Sophos security expert Paul Ducklin classifies the risk and gives tips for users:
“The Change of Two–factor–Authentication (2FA) on comes as a surprise: Since text messages are too insecure to carry out 2FA, you will have to pay for this service on the social network in the future. It is not quite clear when exactly users – only those who do not use the paid Twitter Blue service – will have to expect this change. Twitter itself gave users of SMS-based 2FA “30 days to disable this method and sign up for a new one” with its February 15 announcement. One thing is certain: after March 20th, the 2FA–Method via SMS disabled for accounts that are still activated.
Why is SMS considered unsafe for 2FA?
Twitter has decided that one-time security codes sent via SMS are no longer secure, as experience has shown that they have already been misused. The main objection to SMS-based 2FA is that cybercriminals simply trick, persuade, or bribe cell phone company employees into handing them replacement SIM cards programmed with someone else’s phone number. Legal replacement of a lost, broken or stolen SIM card is of course a desirable service of the mobile network, otherwise you would have to change the phone number with every new SIM
But after scammers with sophisticated social engineering skills “hijacked” citizens’ phone numbers—usually to steal their 2FA codes—the text message’s ranking as a safe 2FA source dropped. This criminal type of “SIM swapping” is actually not an exchange at all, because a SIM card can only be programmed with a single telephone number. So if a mobile phone company exchanges a SIM card, then there is no change here, but the old SIM card is dead and no longer works.
For the user who is replacing their own SIM card because their phone has been stolen, this is a very useful security feature as it allows them to get their own number back and the thief cannot make phone calls or listen to messages and calls at their expense. But: if the SIM card illegally falls into the hands of fraudsters, this function becomes doubly dangerous. Criminals then receive the messages intended for the user, including login codes, and the user cannot use their own phone to report the problem.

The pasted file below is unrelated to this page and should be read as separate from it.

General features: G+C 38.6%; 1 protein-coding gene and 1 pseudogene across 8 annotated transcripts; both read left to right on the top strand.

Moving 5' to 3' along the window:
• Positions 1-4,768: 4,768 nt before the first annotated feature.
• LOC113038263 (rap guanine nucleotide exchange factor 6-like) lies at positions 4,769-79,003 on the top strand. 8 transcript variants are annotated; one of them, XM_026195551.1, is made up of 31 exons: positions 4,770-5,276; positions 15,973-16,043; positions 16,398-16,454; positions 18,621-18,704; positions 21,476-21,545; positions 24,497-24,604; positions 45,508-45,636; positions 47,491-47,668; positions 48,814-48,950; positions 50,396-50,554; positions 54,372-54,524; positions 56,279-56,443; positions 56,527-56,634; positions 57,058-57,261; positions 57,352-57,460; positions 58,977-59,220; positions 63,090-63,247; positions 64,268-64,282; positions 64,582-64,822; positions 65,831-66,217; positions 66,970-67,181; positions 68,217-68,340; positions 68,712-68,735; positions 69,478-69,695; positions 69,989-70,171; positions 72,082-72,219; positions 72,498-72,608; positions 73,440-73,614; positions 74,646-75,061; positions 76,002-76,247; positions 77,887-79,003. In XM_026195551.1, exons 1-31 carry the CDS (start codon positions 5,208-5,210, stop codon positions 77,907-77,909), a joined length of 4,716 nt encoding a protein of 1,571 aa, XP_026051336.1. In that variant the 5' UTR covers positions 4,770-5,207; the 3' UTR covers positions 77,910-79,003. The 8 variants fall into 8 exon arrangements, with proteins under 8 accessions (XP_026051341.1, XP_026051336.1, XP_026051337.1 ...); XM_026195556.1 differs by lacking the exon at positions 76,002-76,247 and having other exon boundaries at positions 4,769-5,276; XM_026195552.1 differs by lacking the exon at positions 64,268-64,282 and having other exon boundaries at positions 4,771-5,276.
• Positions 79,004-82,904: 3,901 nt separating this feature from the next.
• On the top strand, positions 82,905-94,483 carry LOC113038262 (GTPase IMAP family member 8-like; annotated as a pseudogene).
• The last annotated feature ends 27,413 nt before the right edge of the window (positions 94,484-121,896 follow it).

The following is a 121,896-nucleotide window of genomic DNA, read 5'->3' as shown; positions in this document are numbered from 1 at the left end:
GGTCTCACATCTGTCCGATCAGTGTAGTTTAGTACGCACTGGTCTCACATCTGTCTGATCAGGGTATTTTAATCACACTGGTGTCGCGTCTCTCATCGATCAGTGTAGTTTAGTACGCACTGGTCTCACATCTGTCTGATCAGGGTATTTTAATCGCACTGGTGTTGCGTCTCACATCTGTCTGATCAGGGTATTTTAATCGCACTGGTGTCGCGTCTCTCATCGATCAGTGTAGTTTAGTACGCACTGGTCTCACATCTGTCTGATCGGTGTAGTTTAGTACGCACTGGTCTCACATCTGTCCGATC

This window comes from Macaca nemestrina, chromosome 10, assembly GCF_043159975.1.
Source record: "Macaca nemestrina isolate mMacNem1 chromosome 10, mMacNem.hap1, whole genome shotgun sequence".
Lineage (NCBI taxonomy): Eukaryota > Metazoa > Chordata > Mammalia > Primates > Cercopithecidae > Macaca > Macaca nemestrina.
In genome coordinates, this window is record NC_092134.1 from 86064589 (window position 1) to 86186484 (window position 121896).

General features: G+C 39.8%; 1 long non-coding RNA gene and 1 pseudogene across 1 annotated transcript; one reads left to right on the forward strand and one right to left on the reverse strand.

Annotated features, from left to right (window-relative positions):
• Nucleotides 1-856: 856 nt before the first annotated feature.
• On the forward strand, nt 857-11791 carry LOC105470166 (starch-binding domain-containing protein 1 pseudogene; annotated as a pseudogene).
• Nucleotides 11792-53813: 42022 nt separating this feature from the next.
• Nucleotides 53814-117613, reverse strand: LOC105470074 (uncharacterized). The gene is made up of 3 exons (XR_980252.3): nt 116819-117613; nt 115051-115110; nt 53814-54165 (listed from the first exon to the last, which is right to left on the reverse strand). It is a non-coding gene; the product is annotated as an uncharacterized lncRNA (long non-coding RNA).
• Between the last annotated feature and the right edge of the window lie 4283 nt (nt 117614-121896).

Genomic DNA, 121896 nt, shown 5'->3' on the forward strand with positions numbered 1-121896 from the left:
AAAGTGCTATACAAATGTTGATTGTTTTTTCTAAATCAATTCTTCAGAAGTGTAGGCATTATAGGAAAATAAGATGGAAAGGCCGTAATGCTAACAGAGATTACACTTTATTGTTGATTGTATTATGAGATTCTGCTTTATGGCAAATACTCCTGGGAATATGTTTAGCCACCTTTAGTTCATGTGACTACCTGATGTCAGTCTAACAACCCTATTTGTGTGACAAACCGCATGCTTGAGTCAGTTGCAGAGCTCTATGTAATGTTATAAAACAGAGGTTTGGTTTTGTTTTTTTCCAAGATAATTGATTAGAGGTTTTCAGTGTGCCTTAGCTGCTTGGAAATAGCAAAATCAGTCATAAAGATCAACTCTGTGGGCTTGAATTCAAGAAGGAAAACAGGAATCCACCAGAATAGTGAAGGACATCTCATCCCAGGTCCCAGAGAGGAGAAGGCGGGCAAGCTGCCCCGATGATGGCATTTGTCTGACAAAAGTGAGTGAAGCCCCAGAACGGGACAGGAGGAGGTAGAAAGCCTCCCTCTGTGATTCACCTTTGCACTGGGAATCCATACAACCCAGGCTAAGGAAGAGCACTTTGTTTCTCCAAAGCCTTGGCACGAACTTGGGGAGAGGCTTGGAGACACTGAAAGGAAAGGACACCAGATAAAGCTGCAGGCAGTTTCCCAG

Is this ban really about safety?
Is Twitter really about security or just streamlining its IT by reducing the number of text messages sent? It is surprising that not all users are redirected from SMS-based 2FA to a more secure method, only those not using the paid Twitter Blue service. They may continue to use the SMS method.
SIM swapping involves some effort for cybercriminals and is therefore not a commodity. After all, they have to leave their anonymity and physically try to get a specific number at a cell phone store. This type of scam is planned and targeted to a very specific account for which the criminals already have a username and password and believe the value of the account is greater than the risk of being caught. Therefore, our advice: If you decide to use the Twitter Blue service, you should stop using SMS-based 2FA, even if you are entitled to it.
That’s what Twitter users should do now
Anyone who is a Twitter Blue member or wants to become one now should say goodbye to SMS-based 2FA. Because if this method is a security concern for the large number of non-Blue users, then of course it is also for the smaller group of Blue members.
If you are not a Blue user with SMS 2FA enabled, you should switch to app-based 2FA. Definitely don’t phase out 2FA and go back to legacy password authentication. After all, once the user has cleared the uncomfortable hurdle to 2FA, they should now stay ahead on the security front as well.
Anyone who gave Twitter their phone number for the 2FA determination should now delete it, as the company does not do this automatically itself.
Users of app-based authentication should be aware that their 2FA codes are no more secure against phishing than an SMS. However, app-based 2FA codes are generally protected by the phone’s lock code and cannot be calculated on another person’s phone – even if they put the user’s SIM card into the phone.
Users should be alert when the phone unexpectedly loses cellular service. Here they should investigate whether the SIM card has been replaced. Even if users aren’t using the phone for 2FA codes, a scammer who has control of the victim’s phone number can still send and receive messages on their behalf, and make and receive calls – all while pretending to be the victim to be. If there is a suspicion of a takeover, the user should contact his cell phone provider or, ideally, go to a cell phone shop in person, including ID and account receipts.
Anyone who has not yet set up a PIN code on their SIM card should do so now. A thief who steals the phone is unlikely to be able to unlock it. But he could take out the SIM card, put it in another device and take calls and messages. You only have to enter the PIN for the SIM card when restarting or after switching off.
A short addendum to the change to the app-based 2FA: The steps involved are not significantly more complex than authentication via SMS: because here too you have to pick up the cell phone, but read the code from the app instead of as a text message. So no major effort, but with great effectiveness.”